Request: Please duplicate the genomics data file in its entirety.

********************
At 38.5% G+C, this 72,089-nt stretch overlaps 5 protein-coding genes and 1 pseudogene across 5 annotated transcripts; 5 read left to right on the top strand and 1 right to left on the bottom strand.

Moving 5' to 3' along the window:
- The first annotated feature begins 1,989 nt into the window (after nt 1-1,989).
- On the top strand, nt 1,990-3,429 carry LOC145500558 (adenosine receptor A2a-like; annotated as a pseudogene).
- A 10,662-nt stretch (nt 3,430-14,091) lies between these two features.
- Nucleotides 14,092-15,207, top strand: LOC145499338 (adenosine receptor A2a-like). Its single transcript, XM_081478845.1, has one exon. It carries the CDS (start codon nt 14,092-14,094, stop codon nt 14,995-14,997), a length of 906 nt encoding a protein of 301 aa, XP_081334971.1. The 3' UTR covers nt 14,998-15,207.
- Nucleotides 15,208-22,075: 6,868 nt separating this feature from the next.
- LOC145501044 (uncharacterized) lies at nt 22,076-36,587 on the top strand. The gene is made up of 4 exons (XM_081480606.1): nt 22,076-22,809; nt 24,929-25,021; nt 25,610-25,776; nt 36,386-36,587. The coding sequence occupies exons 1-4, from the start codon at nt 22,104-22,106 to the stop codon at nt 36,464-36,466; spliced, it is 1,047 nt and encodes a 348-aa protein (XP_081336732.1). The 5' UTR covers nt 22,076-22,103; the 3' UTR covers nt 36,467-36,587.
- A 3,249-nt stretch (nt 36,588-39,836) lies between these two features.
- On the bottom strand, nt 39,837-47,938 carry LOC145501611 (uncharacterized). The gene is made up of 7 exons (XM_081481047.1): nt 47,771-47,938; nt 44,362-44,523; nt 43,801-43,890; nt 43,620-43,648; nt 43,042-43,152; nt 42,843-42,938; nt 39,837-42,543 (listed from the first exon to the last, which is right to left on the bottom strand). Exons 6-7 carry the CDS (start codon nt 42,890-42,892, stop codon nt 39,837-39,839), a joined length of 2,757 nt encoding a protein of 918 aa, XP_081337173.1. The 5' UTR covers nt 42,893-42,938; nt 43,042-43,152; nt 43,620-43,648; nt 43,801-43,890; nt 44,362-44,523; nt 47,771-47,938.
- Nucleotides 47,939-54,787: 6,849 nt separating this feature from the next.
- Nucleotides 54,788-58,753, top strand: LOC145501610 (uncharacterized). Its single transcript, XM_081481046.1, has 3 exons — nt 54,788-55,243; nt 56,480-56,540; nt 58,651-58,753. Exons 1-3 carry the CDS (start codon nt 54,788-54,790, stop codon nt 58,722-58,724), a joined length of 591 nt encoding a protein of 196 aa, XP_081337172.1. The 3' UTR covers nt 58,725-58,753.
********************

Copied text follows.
At 38.5% G+C, this 72,089-nt stretch overlaps 5 protein-coding genes and 1 pseudogene across 5 annotated transcripts; 5 read left to right on the top strand and 1 right to left on the bottom strand.

Moving 5' to 3' along the window:
- The first annotated feature begins 1,989 nt into the window (after nt 1-1,989).
- On the top strand, nt 1,990-3,429 carry LOC145500558 (adenosine receptor A2a-like; annotated as a pseudogene).
- A 10,662-nt stretch (nt 3,430-14,091) lies between these two features.
- Nucleotides 14,092-15,207, top strand: LOC145499338 (adenosine receptor A2a-like). Its single transcript, XM_081478845.1, has one exon. It carries the CDS (start codon nt 14,092-14,094, stop codon nt 14,995-14,997), a length of 906 nt encoding a protein of 301 aa, XP_081334971.1. The 3' UTR covers nt 14,998-15,207.
- Nucleotides 15,208-22,075: 6,868 nt separating this feature from the next.
- LOC145501044 (uncharacterized) lies at nt 22,076-36,587 on the top strand. The gene is made up of 4 exons (XM_081480606.1): nt 22,076-22,809; nt 24,929-25,021; nt 25,610-25,776; nt 36,386-36,587. The coding sequence occupies exons 1-4, from the start codon at nt 22,104-22,106 to the stop codon at nt 36,464-36,466; spliced, it is 1,047 nt and encodes a 348-aa protein (XP_081336732.1). The 5' UTR covers nt 22,076-22,103; the 3' UTR covers nt 36,467-36,587.
- A 3,249-nt stretch (nt 36,588-39,836) lies between these two features.
- On the bottom strand, nt 39,837-47,938 carry LOC145501611 (uncharacterized). The gene is made up of 7 exons (XM_081481047.1): nt 47,771-47,938; nt 44,362-44,523; nt 43,801-43,890; nt 43,620-43,648; nt 43,042-43,152; nt 42,843-42,938; nt 39,837-42,543 (listed from the first exon to the last, which is right to left on the bottom strand). Exons 6-7 carry the CDS (start codon nt 42,890-42,892, stop codon nt 39,837-39,839), a joined length of 2,757 nt encoding a protein of 918 aa, XP_081337173.1. The 5' UTR covers nt 42,893-42,938; nt 43,042-43,152; nt 43,620-43,648; nt 43,801-43,890; nt 44,362-44,523; nt 47,771-47,938.
- Nucleotides 47,939-54,787: 6,849 nt separating this feature from the next.
- Nucleotides 54,788-58,753, top strand: LOC145501610 (uncharacterized). Its single transcript, XM_081481046.1, has 3 exons — nt 54,788-55,243; nt 56,480-56,540; nt 58,651-58,753. Exons 1-3 carry the CDS (start codon nt 54,788-54,790, stop codon nt 58,722-58,724), a joined length of 591 nt encoding a protein of 196 aa, XP_081337172.1. The 3' UTR covers nt 58,725-58,753.